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Mexico, Uruguay Should Avoid Neutral Stance on Venezuela Crisis - Guaido

Sputnik News

00:50 02.02.2019(updated 01:09 02.02.2019)

BUENOS AIRES (Sputnik) – Mexico and Uruguay should take the "right side" in the conflict between the Venezuelan authorities and the opposition, and not neutral positions, Venezuela's opposition leader Juan Guaido said Friday.

"At this historic moment for our country, being neutral means being on the side of a regime that has condemned hundreds of thousands of lives to poverty, hunger, exile and even death. Therefore, we appeal to your conscience and democratic and human values, so that you all weighed and stood on the right side in history", Guaido said in his letter to presidents of Mexico and Uruguay, posted on Twitter.

Mexico and Uruguay are planning to convene a conference on Venezuela on 7 February in the Uruguayan capital of Montevideo to lay the foundation for the creation of a new dialogue mechanism that would contribute to the return of stability and peace in the country. Representatives from over 10 countries are expected to take part in the meeting.

Russia's Ambassador to Uruguay Nikolai Sofinsky told Sputnik Thursday that Russia, just as the United States is unlikely to be invited to the upcoming conference, saying that the event was designed to be a regional one.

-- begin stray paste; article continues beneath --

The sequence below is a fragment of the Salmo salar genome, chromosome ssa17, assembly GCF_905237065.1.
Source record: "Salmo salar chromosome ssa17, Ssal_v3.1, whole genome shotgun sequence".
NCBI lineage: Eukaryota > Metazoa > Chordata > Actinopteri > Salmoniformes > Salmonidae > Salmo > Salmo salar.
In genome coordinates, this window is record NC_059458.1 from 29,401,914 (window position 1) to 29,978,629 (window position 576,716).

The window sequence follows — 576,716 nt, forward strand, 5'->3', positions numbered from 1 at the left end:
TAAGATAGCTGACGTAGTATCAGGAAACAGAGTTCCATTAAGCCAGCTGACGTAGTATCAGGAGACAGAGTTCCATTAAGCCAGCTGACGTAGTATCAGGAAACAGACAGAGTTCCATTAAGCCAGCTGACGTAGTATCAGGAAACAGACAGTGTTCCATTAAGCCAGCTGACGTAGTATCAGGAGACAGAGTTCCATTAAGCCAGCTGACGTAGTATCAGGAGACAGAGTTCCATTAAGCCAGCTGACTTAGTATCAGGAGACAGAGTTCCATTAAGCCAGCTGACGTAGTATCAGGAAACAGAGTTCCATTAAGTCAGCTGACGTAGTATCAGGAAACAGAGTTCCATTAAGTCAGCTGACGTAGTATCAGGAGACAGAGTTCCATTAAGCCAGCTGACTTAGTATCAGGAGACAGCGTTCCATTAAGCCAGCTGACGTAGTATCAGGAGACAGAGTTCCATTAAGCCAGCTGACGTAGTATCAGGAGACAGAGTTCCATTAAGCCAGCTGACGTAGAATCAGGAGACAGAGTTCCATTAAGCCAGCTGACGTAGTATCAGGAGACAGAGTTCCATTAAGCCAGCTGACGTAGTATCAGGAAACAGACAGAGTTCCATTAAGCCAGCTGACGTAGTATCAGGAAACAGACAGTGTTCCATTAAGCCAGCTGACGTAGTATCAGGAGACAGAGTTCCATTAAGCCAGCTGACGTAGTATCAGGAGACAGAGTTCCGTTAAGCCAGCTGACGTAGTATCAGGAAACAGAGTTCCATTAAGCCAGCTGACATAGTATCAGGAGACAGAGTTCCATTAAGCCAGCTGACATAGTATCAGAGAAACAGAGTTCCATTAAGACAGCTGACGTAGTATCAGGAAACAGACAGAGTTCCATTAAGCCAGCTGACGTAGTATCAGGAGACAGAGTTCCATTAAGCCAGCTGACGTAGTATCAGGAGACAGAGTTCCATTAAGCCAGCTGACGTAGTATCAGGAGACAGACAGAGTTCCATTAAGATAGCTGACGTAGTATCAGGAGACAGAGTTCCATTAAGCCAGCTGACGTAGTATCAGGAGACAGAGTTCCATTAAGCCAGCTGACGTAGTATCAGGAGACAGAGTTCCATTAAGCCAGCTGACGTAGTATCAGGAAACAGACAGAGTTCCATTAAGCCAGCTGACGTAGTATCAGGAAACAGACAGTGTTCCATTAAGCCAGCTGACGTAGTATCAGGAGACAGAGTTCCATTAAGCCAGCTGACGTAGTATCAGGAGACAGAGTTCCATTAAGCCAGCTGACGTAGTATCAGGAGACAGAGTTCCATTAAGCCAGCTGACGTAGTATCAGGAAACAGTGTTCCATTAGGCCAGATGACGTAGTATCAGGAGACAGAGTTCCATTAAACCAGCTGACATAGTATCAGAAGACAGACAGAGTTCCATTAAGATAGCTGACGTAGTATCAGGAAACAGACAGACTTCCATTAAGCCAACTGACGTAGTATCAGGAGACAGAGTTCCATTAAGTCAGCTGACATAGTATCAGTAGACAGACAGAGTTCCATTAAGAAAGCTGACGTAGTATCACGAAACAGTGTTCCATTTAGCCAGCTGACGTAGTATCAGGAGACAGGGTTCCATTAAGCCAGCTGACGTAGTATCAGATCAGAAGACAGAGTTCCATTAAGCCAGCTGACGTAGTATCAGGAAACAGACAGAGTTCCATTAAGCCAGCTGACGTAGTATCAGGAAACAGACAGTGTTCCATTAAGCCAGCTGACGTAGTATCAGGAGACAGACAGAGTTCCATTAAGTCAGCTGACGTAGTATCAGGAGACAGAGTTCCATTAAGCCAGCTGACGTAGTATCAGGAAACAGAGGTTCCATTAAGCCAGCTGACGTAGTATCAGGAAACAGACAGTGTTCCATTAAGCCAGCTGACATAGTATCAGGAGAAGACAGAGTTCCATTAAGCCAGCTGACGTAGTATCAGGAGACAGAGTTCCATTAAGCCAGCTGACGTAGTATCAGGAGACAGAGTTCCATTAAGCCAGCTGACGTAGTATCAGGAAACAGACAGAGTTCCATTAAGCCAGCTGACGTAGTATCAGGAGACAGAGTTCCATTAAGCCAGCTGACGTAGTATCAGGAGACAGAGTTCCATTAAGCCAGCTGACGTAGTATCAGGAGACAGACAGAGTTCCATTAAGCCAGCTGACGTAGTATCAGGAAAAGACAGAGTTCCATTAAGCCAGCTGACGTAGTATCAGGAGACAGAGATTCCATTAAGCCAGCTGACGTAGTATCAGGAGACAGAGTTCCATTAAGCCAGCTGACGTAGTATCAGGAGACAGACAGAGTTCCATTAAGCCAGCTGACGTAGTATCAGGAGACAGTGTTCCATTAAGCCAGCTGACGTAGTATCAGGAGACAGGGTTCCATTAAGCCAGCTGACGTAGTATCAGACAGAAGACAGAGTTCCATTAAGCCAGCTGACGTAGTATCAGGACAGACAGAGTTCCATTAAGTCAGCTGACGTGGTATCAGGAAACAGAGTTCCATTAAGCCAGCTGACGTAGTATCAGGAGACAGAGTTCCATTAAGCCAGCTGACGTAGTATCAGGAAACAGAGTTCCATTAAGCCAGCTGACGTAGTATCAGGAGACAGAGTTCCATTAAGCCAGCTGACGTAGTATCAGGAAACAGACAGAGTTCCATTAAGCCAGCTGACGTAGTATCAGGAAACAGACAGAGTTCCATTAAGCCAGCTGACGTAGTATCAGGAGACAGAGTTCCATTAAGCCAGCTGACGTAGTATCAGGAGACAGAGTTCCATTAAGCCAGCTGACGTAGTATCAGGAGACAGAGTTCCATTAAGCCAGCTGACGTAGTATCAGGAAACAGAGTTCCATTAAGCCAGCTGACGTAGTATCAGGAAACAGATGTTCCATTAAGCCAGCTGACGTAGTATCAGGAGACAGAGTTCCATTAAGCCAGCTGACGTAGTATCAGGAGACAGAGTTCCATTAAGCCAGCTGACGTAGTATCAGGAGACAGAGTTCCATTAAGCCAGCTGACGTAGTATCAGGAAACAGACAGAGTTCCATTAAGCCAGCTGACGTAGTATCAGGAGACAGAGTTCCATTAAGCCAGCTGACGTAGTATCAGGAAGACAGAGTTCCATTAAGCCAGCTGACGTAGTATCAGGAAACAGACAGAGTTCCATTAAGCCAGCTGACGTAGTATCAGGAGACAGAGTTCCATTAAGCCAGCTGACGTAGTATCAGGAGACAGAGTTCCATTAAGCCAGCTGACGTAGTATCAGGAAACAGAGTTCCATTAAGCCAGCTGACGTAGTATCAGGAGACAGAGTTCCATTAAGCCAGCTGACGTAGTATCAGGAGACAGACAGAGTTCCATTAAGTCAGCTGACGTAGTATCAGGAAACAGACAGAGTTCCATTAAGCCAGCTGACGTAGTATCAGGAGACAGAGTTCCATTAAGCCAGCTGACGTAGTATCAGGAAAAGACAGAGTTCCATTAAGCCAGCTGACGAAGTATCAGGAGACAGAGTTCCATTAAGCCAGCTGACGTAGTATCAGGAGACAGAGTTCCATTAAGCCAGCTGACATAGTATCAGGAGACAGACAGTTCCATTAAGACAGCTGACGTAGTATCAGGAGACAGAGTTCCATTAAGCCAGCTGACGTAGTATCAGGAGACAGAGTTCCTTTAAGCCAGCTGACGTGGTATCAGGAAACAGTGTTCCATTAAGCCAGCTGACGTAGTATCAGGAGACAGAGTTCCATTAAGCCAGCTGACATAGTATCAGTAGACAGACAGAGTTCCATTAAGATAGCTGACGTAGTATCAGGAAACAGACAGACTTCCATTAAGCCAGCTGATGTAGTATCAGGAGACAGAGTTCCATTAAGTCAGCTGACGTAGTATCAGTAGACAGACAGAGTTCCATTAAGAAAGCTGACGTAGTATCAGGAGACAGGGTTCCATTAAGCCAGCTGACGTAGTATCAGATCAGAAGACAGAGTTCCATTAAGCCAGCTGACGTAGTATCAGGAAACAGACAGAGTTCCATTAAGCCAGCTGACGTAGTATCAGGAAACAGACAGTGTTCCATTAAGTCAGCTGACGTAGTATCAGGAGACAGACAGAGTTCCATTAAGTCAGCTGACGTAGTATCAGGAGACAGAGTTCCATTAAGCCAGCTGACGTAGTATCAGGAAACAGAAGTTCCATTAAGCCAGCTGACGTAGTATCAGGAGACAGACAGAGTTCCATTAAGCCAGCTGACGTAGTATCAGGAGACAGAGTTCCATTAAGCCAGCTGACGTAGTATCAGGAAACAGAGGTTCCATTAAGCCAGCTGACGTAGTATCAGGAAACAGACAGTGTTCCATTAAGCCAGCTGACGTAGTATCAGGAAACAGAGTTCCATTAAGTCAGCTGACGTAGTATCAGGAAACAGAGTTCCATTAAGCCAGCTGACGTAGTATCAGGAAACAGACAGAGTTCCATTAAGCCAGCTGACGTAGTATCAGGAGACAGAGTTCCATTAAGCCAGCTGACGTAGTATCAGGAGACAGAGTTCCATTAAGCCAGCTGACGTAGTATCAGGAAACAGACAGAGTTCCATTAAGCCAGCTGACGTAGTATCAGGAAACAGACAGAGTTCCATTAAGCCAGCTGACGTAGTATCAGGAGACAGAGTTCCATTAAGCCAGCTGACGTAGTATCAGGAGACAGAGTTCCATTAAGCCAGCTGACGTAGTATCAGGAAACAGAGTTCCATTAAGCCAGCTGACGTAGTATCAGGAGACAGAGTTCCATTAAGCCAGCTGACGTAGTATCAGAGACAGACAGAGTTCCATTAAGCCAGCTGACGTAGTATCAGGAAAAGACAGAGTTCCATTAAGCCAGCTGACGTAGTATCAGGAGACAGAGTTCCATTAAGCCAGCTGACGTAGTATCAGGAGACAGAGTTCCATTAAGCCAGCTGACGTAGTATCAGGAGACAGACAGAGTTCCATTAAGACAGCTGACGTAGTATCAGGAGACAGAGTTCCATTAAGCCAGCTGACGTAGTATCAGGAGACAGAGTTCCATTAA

A senior US official said Thursday, citied by Reuters, that the US government rejects recent suggestions that Uruguay and Mexico should play a mediating role in Venezuelan crisis.

"We explicitly reject any talk about any type of effort that would allow Nicolas Maduro to usurp or, maintain himself in power, or be a political player in that regard", a senior US official said Thursday as quoted by Reuters.

Venezuela is currently going through a political crisis, with Juan Guaido, the head of the opposition-controlled Venezuelan National Assembly, having proclaimed himself the country's interim president on 23 January. Russia, Mexico and Uruguay were among the states that voiced their support for incumbent President Nicolas Maduro as the only legitimate leader.

Meanwhile, US President Donald Trump hinted Friday at the US military action to solve the Venezuelan crisis. "I don't want to say that, but it's always an option", Trump told reporters at the White House. "Everything's an option, I take no options off the table".

US National Security Advisor John Bolton said in a radio interview earlier on Friday the United States had no plans for an imminent military intervention in Venezuela, however, all options remain on the table. Bolton added that the Trump administration has a range of economic and political measures for Venezuela.

On Monday, the United States blocked all of PDVSA's assets in its jurisdiction and imposed a ban on making deals with the company. US Treasury Secretary Steven Mnuchin said that by blocking PDVSA's assets, the United States was taking care of this company "in the interests of the people of Venezuela" and also protecting its own market.

Constitutionally elected Venezuelan President Nicolas Maduro said in an interview to Sputnik this week that the United States had thrown its weight behind opposition leader Juan Guaido in the hope of getting its hands on Venezuelan oil reserves, adding that Washington was plotting a coup in the Latin American country.


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